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BioNanomatrix Receives $200,000 NCI Grant
Sep 2007
Princeton University spinoff BioNanomatrix Inc. of Philadelphia today announced it has received a new $200,000 Small Technology Transfer Research (STTR) grant from the National Cancer Institute (NCI) of the US National Institutes of Health. BioNanomatrix said it will use the money to develop, with Princeton, integrated fluidics systems for its whole genome analytic platform that can separate out and sort whole chromosomes from a single cell or multiple cells, a process called "cell fractionation." The project will enable sorting of subcellular components by size, such as chromosomes prior to their isolation in nanofluidic channels, so that analyses can be performed in a real-time, benchtop format. A goal is to make whole genome studies less time consuming and costly, the company said.  "The core BioNanomatrix nanofluidics technology was originally developed at Princeton and we look forward to continuing to collaborate to further develop its utility for applications in both biomedical research and clinical medicine," said James Sturm, co-investigator of the project and William and Edna Macaleer Professor of Engineering and Applied Science, professor of electrical engineering and director of the Princeton Institute for the Science and Technology of Materials.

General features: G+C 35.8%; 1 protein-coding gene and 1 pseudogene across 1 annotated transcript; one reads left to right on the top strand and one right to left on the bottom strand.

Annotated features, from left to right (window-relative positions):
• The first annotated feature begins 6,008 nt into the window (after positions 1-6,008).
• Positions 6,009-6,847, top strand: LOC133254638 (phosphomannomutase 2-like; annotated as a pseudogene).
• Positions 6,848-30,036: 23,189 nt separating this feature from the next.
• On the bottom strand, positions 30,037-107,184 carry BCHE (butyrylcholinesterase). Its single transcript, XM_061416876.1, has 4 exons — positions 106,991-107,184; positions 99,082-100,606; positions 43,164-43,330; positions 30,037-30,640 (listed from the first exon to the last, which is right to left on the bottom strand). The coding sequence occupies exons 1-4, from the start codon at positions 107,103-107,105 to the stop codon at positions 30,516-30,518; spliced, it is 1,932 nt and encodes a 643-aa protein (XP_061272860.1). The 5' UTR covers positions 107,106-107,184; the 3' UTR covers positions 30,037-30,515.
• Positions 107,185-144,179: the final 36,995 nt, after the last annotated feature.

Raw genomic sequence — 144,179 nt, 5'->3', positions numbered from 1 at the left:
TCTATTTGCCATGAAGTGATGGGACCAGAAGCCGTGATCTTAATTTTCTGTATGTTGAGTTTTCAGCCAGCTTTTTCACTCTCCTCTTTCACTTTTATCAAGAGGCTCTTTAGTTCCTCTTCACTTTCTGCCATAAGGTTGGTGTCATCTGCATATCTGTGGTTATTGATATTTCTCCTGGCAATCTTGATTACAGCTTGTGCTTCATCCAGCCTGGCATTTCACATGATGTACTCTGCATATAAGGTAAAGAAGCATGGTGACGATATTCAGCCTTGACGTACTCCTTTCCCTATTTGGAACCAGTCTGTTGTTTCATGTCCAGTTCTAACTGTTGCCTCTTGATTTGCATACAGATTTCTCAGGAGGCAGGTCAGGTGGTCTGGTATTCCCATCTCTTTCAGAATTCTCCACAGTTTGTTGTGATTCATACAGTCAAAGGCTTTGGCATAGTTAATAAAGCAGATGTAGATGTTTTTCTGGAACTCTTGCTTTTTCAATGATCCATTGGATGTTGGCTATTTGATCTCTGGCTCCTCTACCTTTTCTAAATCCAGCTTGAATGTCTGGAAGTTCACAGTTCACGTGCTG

1. A single unit in a device for changing radiant energy to electrical energy or for controlling current flow in a circuit. 2. A single unit in a device whose resistance varies with radiant energy. 3. A single unit of a battery, primary or secondary, for converting chemical energy into electrical energy. 4. A simple unit of storage in a computer. 5. A limited region of space. 6. Part of a lens barrel holding one or more lenses.
The technology of generating and harnessing light and other forms of radiant energy whose quantum unit is the photon. The science includes light emission, transmission, deflection, amplification and detection by optical components and instruments, lasers and other light sources, fiber optics, electro-optical instrumentation, related hardware and electronics, and sophisticated systems. The range of applications of photonics extends from energy generation to detection to communications and...
biomedicalbiomedicineBioNanomatrixBiophotonicsCellchromosomesEmploymentfractionationJames SturmnanonanofluidicsNCINews BriefsphotonicsPhotonics Tech BriefsPrinceton UniversityPrismsSTTR

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